Salesforce Mobile SDK and Ionic – TypeScript Inheritance Part II

Salesforce Mobile SDK and Ionic – TypeScript Inheritance Part II

Salesforce Mobile SDK and Ionic – TypeScript Inheritance Part II

Brett M. Nelson - Monday, January 22, 2018

In Salesforce Mobile SDK and Ionic – TypeScript Inheritance we used extend to inherit from the ContactsServiceProvider in our SmartstoreServiceProvider.  This allows us to move ahead with adding features to our SmartstoreServiceProvider without having to create each necessary method call when we replace the ContactsServiceProvider.  Let's look at how.

What's Inherited

Some of the methods that we were missing: getContact and deleteContact we not implemented by our SmartstoreServiceProvider.  Since we inherited from a class that had implementations of those methods we are able to call them on the class.  For right now the implementation of getContact and deleteContact behave exactly like when we used the ContactsServiceProvider as our service since those are the methods we are calling.

We can override existing implementations by by implementing our new version of the method in our SmartstoreServiceProvider.  This means eventually we will technically have two different getContact and deleteContact we will still be able to specify the correct method by using either the this keyword to reference the one implemented at the current level of inheritance or by using the super keywork to reference the base class.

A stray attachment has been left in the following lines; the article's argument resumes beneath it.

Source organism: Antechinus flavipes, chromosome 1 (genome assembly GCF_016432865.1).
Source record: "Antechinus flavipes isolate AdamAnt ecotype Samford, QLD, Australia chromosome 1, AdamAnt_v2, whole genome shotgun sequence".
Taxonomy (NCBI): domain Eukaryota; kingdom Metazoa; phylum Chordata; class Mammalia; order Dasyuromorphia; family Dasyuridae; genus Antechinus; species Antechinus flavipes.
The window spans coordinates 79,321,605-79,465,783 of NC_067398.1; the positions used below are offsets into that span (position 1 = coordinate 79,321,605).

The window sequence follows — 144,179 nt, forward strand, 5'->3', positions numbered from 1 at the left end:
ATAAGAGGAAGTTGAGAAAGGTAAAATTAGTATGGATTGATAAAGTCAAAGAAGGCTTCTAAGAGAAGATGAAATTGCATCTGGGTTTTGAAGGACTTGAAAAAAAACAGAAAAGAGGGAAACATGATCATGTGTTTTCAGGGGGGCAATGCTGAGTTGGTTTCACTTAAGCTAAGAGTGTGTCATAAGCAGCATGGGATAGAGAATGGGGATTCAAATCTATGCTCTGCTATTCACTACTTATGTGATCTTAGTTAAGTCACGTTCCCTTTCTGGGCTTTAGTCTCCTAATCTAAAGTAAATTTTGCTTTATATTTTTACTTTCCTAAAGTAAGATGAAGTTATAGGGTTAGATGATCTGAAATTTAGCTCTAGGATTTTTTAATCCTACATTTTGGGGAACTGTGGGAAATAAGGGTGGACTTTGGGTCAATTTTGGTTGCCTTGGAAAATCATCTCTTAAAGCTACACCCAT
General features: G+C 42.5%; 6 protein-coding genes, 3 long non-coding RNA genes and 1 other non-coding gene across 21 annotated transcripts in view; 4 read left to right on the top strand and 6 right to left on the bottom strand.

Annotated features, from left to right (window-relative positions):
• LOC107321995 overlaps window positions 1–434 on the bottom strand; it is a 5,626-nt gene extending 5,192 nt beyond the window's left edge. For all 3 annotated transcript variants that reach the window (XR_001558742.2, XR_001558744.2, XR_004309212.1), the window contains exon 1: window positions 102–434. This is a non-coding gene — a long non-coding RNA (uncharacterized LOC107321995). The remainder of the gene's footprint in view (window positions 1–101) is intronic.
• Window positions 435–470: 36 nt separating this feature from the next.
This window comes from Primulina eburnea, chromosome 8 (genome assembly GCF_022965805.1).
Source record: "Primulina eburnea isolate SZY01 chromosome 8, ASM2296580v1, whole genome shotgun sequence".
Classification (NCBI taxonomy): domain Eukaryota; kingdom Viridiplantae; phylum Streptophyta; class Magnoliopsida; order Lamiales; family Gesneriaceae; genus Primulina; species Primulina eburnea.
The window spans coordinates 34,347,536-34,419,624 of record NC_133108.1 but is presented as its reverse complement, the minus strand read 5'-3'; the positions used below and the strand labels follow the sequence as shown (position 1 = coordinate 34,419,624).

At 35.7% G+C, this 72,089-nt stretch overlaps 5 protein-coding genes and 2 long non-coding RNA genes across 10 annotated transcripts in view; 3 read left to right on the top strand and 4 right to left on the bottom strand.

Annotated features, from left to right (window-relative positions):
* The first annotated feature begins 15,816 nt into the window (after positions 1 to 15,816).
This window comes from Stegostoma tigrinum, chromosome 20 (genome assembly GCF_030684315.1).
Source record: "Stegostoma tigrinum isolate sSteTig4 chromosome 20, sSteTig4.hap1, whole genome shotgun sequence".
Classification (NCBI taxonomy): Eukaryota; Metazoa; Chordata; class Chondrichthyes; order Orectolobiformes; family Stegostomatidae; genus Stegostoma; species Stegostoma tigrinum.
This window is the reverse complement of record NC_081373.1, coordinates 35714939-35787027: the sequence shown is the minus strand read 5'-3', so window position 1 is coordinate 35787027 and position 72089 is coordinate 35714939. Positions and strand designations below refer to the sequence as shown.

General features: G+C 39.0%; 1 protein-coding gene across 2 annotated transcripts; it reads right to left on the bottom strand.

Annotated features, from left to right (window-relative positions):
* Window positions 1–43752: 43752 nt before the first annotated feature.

In our case the parent or base class is ContactsServiceProvider.   SmartstoreServiceProvider is a child or subclass.

Speaking of super...


The super keyword is used to reference the base class from the subclass.  This way we can still use the functionality provided by the base class and adjust it to our needs.  We did this in the constructor when we called super(); before we could access the context of this.

In the constructor calling super(); was calling the constructor of the base class.  This allows for the base class to be properly instantiated, or created, before we start changing values it might assign.

We can also use the super keyword to access methods besides the constructor.   We may decide to use the base class version of getContact in our subclass after we override getContact to perform an action or even to take no parameter and use a hard coded string to get the contact.

Example Override

getContact() { console.log('SmartstoreServiceProvider.getContact'); super.getContact('003j0000008CVYlAAO') .then(results => { // do something cool here }); }

Protip don't use hard coded values.

This is a little contrived example but you can see how it works when you override a method from a base class with a new implementation in the subclass.


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